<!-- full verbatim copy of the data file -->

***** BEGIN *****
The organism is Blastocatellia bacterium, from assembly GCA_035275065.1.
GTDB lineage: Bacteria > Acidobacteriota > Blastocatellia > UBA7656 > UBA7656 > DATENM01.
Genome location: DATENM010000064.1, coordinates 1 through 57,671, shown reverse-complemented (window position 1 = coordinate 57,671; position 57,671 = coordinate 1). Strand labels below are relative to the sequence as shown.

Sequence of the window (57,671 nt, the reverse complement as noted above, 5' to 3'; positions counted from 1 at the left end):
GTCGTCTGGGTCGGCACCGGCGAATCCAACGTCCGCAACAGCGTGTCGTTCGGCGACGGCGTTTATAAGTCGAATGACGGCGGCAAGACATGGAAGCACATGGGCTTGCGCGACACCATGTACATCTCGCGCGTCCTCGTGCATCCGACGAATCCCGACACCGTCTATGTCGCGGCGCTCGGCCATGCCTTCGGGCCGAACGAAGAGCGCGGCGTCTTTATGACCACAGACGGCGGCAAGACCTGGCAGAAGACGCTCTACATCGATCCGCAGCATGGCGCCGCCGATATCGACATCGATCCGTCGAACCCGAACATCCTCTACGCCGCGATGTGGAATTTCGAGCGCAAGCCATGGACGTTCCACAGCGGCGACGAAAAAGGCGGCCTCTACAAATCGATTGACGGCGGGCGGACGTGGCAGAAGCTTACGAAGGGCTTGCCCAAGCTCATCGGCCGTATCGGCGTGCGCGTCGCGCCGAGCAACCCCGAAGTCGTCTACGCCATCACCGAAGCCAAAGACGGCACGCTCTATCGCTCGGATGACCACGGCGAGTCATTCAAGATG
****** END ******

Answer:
The organism is Blastocatellia bacterium, from assembly GCA_035275065.1.
GTDB lineage: Bacteria > Acidobacteriota > Blastocatellia > UBA7656 > UBA7656 > DATENM01.
Genome location: DATENM010000064.1, coordinates 1 through 57,671, shown reverse-complemented (window position 1 = coordinate 57,671; position 57,671 = coordinate 1). Strand labels below are relative to the sequence as shown.

Sequence of the window (57,671 nt, the reverse complement as noted above, 5' to 3'; positions counted from 1 at the left end):
GTCGTCTGGGTCGGCACCGGCGAATCCAACGTCCGCAACAGCGTGTCGTTCGGCGACGGCGTTTATAAGTCGAATGACGGCGGCAAGACATGGAAGCACATGGGCTTGCGCGACACCATGTACATCTCGCGCGTCCTCGTGCATCCGACGAATCCCGACACCGTCTATGTCGCGGCGCTCGGCCATGCCTTCGGGCCGAACGAAGAGCGCGGCGTCTTTATGACCACAGACGGCGGCAAGACCTGGCAGAAGACGCTCTACATCGATCCGCAGCATGGCGCCGCCGATATCGACATCGATCCGTCGAACCCGAACATCCTCTACGCCGCGATGTGGAATTTCGAGCGCAAGCCATGGACGTTCCACAGCGGCGACGAAAAAGGCGGCCTCTACAAATCGATTGACGGCGGGCGGACGTGGCAGAAGCTTACGAAGGGCTTGCCCAAGCTCATCGGCCGTATCGGCGTGCGCGTCGCGCCGAGCAACCCCGAAGTCGTCTACGCCATCACCGAAGCCAAAGACGGCACGCTCTATCGCTCGGATGACCACGGCGAGTCATTCAAGATG